USF researcher takes a new look into why we cry

“We need never be ashamed of our tears,” wrote Charles Dickens in his 13th novel, “Great Expectations.”

Jonathan Rottenberg, a USF psychologist and associate professor, studies crying and depression. His research has given rise to the idea that crying is a much more complex emotional response than previously thought.

Part of Rottenberg’s research includes the classification and function of different types of tears in relation to emotional responses.

Basal tears are normal tears used to keep the eyes from drying out. They also lubricate the eyes and keep them from becoming irritated. Humans also experience reflex tears, which result from an irritant like dust. 

Rottenberg and his colleagues poured over 3,000 reports of sobbing. Emotional tears are the most puzzling tears, because they can occur across the spectrum of emotions, for a variety of reasons. 

“The main topic that we’re researching in my lab is emotional functioning and depression,” Rottenberg said. “I got into crying research as a satellite. In a diagnostic manual for depression it says depressed people cry more readily and crying is a sign of depression. So some years ago, I thought to do a research study because I didn’t really understand where those ideas were coming from.” 

Rottenberg and his team exposed depressed and non-depressed subjects to a short, sad film for three and a half minutes. The clip, a scene of a boy watching his father die in the film “The Champ” which featured a substantial amount of crying.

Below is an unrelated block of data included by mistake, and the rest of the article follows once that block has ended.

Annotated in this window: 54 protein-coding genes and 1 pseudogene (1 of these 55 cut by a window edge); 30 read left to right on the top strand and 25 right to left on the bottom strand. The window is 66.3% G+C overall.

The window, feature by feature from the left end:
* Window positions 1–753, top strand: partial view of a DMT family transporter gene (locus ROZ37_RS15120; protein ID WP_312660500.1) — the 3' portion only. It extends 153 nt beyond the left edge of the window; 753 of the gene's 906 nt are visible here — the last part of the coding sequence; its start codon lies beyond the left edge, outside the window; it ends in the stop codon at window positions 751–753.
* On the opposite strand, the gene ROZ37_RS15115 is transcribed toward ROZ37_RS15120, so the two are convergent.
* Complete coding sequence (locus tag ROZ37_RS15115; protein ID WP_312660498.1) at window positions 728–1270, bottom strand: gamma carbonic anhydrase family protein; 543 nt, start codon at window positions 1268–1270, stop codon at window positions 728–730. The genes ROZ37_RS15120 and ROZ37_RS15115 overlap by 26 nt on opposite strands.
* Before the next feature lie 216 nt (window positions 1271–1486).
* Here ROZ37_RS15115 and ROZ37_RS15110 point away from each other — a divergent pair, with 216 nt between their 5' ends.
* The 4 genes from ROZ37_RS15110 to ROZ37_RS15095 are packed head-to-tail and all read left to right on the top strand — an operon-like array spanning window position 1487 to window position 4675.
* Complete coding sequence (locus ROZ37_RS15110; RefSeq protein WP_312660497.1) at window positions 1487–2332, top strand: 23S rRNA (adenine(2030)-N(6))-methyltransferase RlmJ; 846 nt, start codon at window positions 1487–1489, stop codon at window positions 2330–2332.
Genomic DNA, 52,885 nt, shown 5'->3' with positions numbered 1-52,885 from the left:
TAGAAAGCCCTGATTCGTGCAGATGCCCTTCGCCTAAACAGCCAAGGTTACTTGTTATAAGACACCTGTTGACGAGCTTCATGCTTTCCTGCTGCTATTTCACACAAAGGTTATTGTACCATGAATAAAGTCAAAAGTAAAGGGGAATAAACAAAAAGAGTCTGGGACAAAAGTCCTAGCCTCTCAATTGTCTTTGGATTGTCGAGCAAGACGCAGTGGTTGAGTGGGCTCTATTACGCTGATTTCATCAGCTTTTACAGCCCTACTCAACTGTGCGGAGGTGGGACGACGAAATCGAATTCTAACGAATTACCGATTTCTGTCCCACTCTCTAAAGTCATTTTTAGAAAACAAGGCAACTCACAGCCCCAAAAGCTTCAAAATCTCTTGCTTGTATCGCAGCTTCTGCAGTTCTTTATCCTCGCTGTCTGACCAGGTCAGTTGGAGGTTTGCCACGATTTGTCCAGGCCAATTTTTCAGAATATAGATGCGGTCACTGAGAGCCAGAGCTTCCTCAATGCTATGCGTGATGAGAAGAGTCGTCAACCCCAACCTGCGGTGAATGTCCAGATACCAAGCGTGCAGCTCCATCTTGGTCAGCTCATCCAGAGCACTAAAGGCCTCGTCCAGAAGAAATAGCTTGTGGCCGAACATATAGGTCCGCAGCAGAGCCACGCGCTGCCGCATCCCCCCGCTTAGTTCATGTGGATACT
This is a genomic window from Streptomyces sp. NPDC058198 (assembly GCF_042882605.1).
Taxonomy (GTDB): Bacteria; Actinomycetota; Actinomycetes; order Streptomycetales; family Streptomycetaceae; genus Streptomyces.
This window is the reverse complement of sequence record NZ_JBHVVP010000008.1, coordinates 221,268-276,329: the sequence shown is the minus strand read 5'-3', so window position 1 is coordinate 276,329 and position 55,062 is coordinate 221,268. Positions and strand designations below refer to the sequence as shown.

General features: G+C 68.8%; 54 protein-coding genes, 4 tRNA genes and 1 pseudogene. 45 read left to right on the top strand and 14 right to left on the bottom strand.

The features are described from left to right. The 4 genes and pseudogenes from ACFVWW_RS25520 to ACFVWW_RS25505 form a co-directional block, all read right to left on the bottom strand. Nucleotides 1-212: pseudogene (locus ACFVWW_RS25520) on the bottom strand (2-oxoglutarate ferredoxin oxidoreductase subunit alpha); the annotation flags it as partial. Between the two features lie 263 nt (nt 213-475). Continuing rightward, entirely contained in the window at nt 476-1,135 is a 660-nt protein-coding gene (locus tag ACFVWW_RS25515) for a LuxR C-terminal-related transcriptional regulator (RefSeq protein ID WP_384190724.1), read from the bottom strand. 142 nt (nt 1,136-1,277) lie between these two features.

“Crying is a contagious behavior, like laughter,” Rottenberg said. “We’re interested in the big individual instances in crying. Some people are more prone to cry than others.”

Surprisingly, the depressed individuals did not cry more. The research team found evidence to support the hypothesis that depression seemed to diminish the normal effects of crying. This initial study got Rottenberg thinking more about the psychological effects of crying.

“What people think of first and foremost is whether crying has psychological benefits,” Rottenberg said. “Do people feel better after crying? Depressed people don’t seem to report getting these mood benefits.”

Rottenberg said the act of crying itself is interesting because there doesn’t seem to be any mood benefit during the act, yet many report feeling better after an episode. Crying is a problem solving behavior people use when they don’t know how to cope with a situation. It’s a clear signal that something is wrong.

“People make localizations and show tears others can see,” Rottenberg said. “Sometimes crying prompts someone to figure out what was going wrong and take some steps to change the situation. We found in studies after looking at thousands and thousands of crying episodes that people felt better when they perceived that crying had solved some problem they were having.”

Crying occurs in positive situations as well though, which confounds the research on emotional tears even more. Crying is a dramatic social behavior, but a socially accepted behavior. Crying from joy or surprise calls into question the former studies that related crying to depression and mental disorders.

Rottenberg said the community of researchers studying crying across the U.S. is small enough to fit in a single room. All of whom agree that crying is a fairly primitive mode of communicative behavior, but a complex function nonetheless.

While crying may be a simple act, depression is complex and can’t be turned on or turned off like a spout. Though the research is still in early phases, it can still illustrate that depression doesn’t always include the tearful signs that many associate with it.

The subjects involved in the initial study that called into question the link between depression and crying self-evaluated themselves as depressed, and were not necessarily diagnosed as such. Nonetheless, Rottenberg said the findings were significant enough to move into a more serious phase that would study clinically depressed patients.